In Reversal, Scott Opposes Expanding Poor’s Health Insurance and Opens $2.2 Billion Budget Hole

| April 6, 2015

Scott’s opposition means Florida would again forego $47 billion in federal aid over the next 10 years while fewer poor Floridians would have health coverage–and the state’s budget would lose $2.2 billion in current aid that federal officials will no longer provide to the state under its existing medicaid system, which falls short of federal standards.

Poll Finds Medical Pot Legalization Still Heavily Favored in Florida; Gov. Scott Still Not

| April 6, 2015

But when voters could cast ballots on both matters last fall, they rejected a constitutional amendment proposal to legalize pot, albeit by a small margin, and they re-elected Scott, albeit by an even smaller margin.

Florida Lawmakers OK Discriminating Against Gay Adoptions on “Religious” Grounds

| April 3, 2015

Despite warnings that Florida would follow Indiana into a controversy with statewide economic implications, the House Judiciary Committee on Thursday approved a bill that would allow private adoption agencies to refuse to place children with same-sex couples.

Guilty of Being Poor: Across the Nation, Courts Shake Down the Destitute

| April 2, 2015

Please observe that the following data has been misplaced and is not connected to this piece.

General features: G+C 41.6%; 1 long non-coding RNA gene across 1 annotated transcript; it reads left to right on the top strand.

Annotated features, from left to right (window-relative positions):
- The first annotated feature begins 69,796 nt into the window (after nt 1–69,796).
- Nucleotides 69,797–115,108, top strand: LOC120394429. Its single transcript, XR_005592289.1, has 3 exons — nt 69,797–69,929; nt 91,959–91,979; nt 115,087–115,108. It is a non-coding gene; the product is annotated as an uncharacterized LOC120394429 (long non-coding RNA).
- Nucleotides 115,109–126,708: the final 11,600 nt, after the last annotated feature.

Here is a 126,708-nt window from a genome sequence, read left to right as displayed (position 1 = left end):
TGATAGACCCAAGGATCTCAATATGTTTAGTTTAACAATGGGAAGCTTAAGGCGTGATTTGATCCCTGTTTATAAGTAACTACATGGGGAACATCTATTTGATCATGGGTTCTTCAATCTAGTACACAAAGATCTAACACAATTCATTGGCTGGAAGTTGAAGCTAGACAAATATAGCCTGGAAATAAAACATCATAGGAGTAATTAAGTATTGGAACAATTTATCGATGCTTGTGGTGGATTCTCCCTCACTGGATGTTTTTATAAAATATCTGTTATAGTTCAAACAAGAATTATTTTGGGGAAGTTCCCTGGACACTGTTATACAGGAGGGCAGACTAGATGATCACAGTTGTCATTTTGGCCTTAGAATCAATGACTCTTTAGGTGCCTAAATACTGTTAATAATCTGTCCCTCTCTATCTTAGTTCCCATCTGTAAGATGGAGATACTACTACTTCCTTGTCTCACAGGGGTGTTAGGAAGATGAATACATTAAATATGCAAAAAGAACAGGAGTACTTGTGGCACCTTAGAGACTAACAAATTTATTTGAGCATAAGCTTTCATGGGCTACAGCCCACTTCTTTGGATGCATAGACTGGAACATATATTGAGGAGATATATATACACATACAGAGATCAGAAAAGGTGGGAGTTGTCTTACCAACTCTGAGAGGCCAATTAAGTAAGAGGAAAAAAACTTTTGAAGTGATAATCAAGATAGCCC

From fines targeting the poor to civil asset forfeiture, courts have mounted odious means of seizing cash and property from people not charged with any crime and who can’t afford legal defense.

No Ice-Bucket Challenge Here: Staring Death Down, Ex-Teacher Fights ALS Her Way

| April 2, 2015

Mary Ann Dominessy Reese, 62, of Plantation Oaks in Flagler Beach, was diagnosed with ALS in December. She has since started an awareness campaign that spread blue and white ribbons to the 50 states, Canada and England, and been raising money through such fund-raisers as last Saturday’s dinner for 120 people in her community.

Another Pot Grow House Busted in Palm Coast As Critics and Lawmakers Press Legalization

| March 20, 2015

Some 28 marijuana plants were seized at a house at 17 Rocking Lane in Palm Coast. As the Sheriff’s Office announced the seizure and arrest of the resident at the house, Ray Strack, a former federal narcotics interdiction agent, was speaking on WNZF about the inanity of the war on marijuana.

Bill Targeting Transgenders in Public Bathrooms Clears 2nd House Committee, 7-4

| March 17, 2015

The 7-4 vote of the Florida House Government Operations Subcommittee included one dissent from a Republican, though as the bill advances, its chances of becoming law increase.

Plan to Extend Health Insurance to 800,000 Poor Floridians Crawls Against Steep Hurdles

| March 16, 2015

The new Florida Health Insurance Affordability Exchange Program, or FHIX, would assist Floridians not eligible for Medicaid in purchasing health benefits coverage and gaining access to health services.

24-Hour Waiting Period for Abortion Clears Florida House Panel in Partisan 9-4 Vote

| March 12, 2015

Under the bill, a woman seeking an abortion would be required to meet with a physician to get information and then wait at least 24 hours before the procedure could be performed.

Fearing Loss of $1 Billion in Federal Aid, Senate Again Considers Medicaid Expansion

| March 11, 2015

Florida’s budget faces an unexpected deficit. Accepting the federal Medicaid money could potentially offset the loss of the Low-Income Pool Funds. But the plan faces stiff opposition.